The year 2020 marks 260 years since the deaths of both founders of the Daughters of Charity, Saints Vincent de Paul and Louise de Marillac. Louise had had bouts of serious ill health for much of her life, but the year 1660 saw her receive unction – or last rites – twice in the same year. In her final days, she met with the earliest members of the Daughters and with the lay members of the Vincentian family at the time, the Ladies of Charity. The priest who was by her bedside reported her last words; when he issued his apostolic pardon, she responded simply with “Yes.” She died mid-day on March 15, 1660.
Vincent was ill himself at this time, so ill that he could not be at Louise’s side as she lay dying. For the last months of his life, he was confined to the Paris Motherhouse of the Vincentians on Rue de Sèvres. In July, he managed to give two conferences to the Daughters of Charity on the virtues of their foundress. Unable to talk at length, Vincent instead let the assembled Daughters talk of Louise’s ability to raise her mind to God, to never complain of her ailments, of supporting sick Sisters, her willingness to perform the tasks that others would consider work for servants, her love and concern for the members of her community, and, of course, her humility in her service to the poor.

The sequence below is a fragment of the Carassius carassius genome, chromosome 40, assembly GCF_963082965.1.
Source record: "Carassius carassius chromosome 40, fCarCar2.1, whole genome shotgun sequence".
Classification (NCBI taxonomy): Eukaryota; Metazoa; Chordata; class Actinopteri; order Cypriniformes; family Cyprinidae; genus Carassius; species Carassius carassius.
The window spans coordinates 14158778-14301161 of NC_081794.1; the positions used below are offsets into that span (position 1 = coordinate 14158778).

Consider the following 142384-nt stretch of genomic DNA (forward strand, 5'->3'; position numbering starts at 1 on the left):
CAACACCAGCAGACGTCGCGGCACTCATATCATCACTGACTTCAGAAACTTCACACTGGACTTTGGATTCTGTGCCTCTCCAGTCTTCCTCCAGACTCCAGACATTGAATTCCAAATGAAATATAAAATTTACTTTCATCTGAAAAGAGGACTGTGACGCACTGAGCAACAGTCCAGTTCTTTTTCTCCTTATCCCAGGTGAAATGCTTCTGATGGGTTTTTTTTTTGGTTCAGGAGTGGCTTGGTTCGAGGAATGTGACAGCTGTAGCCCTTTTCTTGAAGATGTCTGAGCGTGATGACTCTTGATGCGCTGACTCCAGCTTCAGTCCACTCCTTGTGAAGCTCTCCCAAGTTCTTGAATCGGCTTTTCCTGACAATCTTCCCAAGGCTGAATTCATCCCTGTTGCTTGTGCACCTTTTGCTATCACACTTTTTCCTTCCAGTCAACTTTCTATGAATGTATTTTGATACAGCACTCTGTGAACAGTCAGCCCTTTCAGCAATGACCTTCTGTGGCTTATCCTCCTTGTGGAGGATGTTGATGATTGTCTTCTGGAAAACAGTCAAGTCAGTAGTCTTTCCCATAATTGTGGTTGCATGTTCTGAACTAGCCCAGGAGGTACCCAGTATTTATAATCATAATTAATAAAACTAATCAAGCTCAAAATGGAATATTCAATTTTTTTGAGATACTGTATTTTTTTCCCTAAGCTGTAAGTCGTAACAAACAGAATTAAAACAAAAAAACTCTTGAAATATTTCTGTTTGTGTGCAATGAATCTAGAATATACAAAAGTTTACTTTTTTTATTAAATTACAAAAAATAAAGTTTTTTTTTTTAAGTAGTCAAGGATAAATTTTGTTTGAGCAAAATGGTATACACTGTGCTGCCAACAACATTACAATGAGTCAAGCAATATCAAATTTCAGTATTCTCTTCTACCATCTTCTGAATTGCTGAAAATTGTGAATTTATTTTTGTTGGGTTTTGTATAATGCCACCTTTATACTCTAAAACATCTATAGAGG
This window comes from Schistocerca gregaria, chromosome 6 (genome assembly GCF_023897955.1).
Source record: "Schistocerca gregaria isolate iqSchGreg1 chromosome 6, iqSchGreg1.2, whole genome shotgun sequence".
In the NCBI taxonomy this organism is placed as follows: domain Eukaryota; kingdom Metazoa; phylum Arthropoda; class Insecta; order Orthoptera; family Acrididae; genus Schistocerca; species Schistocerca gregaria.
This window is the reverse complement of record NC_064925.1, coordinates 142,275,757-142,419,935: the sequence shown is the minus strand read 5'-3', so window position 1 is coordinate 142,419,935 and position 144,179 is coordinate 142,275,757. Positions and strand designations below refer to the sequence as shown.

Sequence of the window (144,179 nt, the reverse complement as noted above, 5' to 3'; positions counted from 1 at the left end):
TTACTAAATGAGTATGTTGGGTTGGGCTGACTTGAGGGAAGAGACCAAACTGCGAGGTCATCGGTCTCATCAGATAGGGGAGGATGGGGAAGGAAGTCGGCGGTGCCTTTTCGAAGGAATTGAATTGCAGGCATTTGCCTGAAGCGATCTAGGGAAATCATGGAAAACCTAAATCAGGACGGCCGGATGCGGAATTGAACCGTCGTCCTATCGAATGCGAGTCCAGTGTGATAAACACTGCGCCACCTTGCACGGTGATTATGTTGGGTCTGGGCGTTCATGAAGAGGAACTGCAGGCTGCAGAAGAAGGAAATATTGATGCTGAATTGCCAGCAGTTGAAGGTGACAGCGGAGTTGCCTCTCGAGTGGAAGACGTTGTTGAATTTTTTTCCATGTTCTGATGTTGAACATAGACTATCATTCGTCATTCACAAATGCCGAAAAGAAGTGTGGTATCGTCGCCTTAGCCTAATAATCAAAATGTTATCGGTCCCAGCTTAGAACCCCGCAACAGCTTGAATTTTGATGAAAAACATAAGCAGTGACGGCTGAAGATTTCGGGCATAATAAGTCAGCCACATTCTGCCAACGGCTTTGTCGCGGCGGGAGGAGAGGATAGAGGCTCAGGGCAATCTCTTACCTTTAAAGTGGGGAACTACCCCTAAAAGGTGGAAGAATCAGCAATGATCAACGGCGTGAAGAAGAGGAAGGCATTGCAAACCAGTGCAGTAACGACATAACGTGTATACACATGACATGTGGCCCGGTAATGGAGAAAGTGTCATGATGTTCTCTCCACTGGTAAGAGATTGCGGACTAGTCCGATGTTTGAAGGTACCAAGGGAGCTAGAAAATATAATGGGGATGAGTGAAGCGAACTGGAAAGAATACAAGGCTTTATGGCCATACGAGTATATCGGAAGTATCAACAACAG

Before Vincent began to move to the matter of electing Louise’s successor, he added a final admonishment to the Daughters: “Courage! Dear Mademoiselle Le Gras will help you. She has been present for all that we’ve said.”
In Louise’s las months, when she had heard of Vincent’s illness, she sent him notecards with some of her home remedies. By August, he could no longer make it to the chapel for Mass, either as a celebrant or congregant, even on crutches. At last, after members of his community pressed and pressed him, he finally allowed himself to be carried to Mass each day.
On September 26, 1660, Vincent received his last rites and blessed the priests of the Vincentians and the Daughters of Charity for the last time. He passed away on the morning of the 27th seated in a chair by his fireplace.